There is a lot of water running through Idaho. It is a land of rivers that crisscross the state like a human circulatory system, filling it with life and green things. There is a lot to do in this water. River rafting in Idaho is a big pastime, and there is no river in the world that does not have an endangered species that has not been fished (And some that do have endangered species, unfortunately). But beyond these things, you might be surprised to learn that scuba diving is a popular thing to do in Idaho. You might think it is something you can only really do if you are out on the ocean, but lake diving is a common activity, and Idaho has plenty of lakes. If you have never been scuba diving before, it can be a little daunting. Getting down beneath large amounts of water is a dangerous thing, and the smallest problem can mean a drowning disaster. To help you keep from getting in over your head, here are some things you should know about scuba diving so that you can avoid problems and have a safe and fun time.
The route you are almost certainly going to take is scuba lessons. Anything else would be very dangerous or not much fun. While scuba diving is not uncommon in Idaho, that does not mean it is common either, so you might have trouble finding a place that will teach you to dive for a good price. Regardless, you will need to find somebody who will help you with this, otherwise, you are not going to be doing any scuba diving. Furthermore, any scuba instructor is going to take the learning process very slow. They want to do everything possible to avoid accidents that might result in your harm or death. This means you are probably going to be doing a lot of “kiddie pool” diving so that if any problems come up all you need to do is stand up in shallow water and take off your mask. You have to be ready to take small steps toward your larger goal of being a scuba master. It is going to take time, and you need to be patient.
One thing to keep in mind is that a scuba mask is not comfortable the first several times you put one on and breath through it. All your life, you have been getting very used to breathing normally, and if you are ever breathing abnormally, chances are it is of your own volition (Holding your breath, for example). Sure, putting the mask on is your choice, but suddenly your breathing is different and irregular, and it can be kind of panicking. This is especially true if you are afraid of or uncomfortable in confined spaces. Whatever your instructor says—and he or she will probably agree with me—you probably want to try putting the mask on and breathing through it before you get in the water. This way (Again), all you have to do is take the mask off if you start to panic or breathing becomes too difficult. There will not be any flailing around in the water because you think you are suffocating. You can also learn whether or not scuba diving is for you. Maybe you just cannot handle the stress of having your breathing and vision restricted and—knowing there is no shame in the fact—you come to the realization that scuba diving just does not fit your personality and needs.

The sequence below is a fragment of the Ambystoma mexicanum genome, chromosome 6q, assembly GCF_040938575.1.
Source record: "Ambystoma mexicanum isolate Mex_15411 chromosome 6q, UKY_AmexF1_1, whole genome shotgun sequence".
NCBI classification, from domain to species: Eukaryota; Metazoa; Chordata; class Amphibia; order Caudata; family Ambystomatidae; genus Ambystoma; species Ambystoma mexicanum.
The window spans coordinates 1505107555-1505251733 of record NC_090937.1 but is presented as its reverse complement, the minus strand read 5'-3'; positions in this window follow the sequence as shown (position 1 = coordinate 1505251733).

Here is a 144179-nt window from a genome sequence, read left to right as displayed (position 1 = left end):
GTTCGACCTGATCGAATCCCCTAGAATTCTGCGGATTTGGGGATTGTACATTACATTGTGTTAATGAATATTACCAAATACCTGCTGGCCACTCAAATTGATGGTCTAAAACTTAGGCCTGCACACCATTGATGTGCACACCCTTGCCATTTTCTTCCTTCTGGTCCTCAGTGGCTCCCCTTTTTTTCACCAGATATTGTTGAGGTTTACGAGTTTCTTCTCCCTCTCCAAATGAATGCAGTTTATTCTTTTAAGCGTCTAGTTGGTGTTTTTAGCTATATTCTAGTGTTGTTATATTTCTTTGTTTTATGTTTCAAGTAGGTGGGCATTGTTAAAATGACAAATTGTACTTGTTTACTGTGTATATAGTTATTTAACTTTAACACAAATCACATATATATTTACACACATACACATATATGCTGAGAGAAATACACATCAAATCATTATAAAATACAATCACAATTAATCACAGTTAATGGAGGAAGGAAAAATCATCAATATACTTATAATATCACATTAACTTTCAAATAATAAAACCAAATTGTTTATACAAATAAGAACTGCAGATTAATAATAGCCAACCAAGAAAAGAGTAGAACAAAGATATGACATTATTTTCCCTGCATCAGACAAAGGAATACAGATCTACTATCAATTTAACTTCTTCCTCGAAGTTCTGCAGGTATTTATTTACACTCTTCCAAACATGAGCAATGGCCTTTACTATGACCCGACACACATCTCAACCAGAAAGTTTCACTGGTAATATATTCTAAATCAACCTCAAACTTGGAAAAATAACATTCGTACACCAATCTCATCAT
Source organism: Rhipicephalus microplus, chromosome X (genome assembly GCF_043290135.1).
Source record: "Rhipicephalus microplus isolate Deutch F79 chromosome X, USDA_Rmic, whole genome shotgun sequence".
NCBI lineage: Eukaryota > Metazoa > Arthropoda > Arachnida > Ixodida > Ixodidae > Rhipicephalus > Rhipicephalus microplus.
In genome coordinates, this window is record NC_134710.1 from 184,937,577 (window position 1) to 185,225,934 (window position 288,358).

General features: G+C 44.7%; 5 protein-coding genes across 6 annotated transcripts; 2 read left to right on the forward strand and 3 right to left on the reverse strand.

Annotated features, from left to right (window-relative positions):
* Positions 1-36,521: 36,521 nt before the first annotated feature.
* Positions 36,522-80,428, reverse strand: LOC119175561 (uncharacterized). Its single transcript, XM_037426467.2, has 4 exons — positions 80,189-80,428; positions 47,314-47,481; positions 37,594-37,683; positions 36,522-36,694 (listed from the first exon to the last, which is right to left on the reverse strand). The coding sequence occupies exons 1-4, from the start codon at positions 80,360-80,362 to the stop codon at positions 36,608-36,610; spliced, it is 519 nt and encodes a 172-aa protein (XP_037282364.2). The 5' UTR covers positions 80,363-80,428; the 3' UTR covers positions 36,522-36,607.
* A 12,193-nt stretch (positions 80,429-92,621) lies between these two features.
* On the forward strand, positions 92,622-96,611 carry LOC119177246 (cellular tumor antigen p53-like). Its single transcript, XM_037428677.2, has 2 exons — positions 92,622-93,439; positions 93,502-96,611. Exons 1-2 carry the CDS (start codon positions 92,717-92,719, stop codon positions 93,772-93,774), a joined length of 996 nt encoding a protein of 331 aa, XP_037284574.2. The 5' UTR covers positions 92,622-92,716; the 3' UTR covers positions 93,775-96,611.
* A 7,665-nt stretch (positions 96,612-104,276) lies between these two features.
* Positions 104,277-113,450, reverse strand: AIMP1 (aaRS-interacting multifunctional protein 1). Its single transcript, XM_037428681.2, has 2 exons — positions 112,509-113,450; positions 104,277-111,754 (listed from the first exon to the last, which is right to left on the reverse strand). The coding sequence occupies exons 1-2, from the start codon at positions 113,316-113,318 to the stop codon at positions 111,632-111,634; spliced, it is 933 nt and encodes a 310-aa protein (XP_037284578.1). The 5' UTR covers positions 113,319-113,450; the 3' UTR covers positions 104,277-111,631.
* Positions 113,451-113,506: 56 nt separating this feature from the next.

Additionally, as I just mentioned, scuba masks make it hard to see. They need to be air tight, which means a lot of strong material to keep water from getting in. When trying the mask on in safe conditions, this might just be an annoyance, but when you are actually diving, your restricted vision can be kind of dangerous. As you get deeper, your vision will get worse as light from above water starts to diminish. If you know anything about deep sea diving to find ships wrecks, you have probably heard that one of the most dangerous things that can happen is losing where you are, and not having enough air in your tank to find your way to the surface. Most of the time, you are not going to have any trouble, as you probably are not going to do much ship wreck exploring, but you have to keep in mind that scuba diving is done in the dark without a full field of normal vision.
Movement in water is both easier than movement on land and harder. On one hand, you are lighter underwater, especially if you have a buoyancy compensator that can keep you from floating up or falling down. You have total freedom of movement and can go up or down at will. On the other hand, water quite a bit denser than air (Everyone knows this the second they learn how to swim). Quick and powerful movements will be slow and taxing on your body. You will get tired faster, and the more you try to move quickly, the more the water is going to get in the way. One thing you should learn is: slow is smooth, and smooth is fast. Panicky and thoughtless movements will earn you mistakes. While being deliberate and careful, you will make a lot more progress.
Scuba diving is a very freeing experience. It is a feeling like no other to be floating in an open and blue space, suspended or supported by nothing but the water around you. However, it can be dangerous. If you do not keep an eye on your air, or if something unexpected goes wrong, it will not take very long before you are in deep danger of drowning. You need the knowledge and safe experience to make scuba diving work, and that means practice and a teacher that knows what they are doing. Otherwise, you are better off just grabbing a snorkel.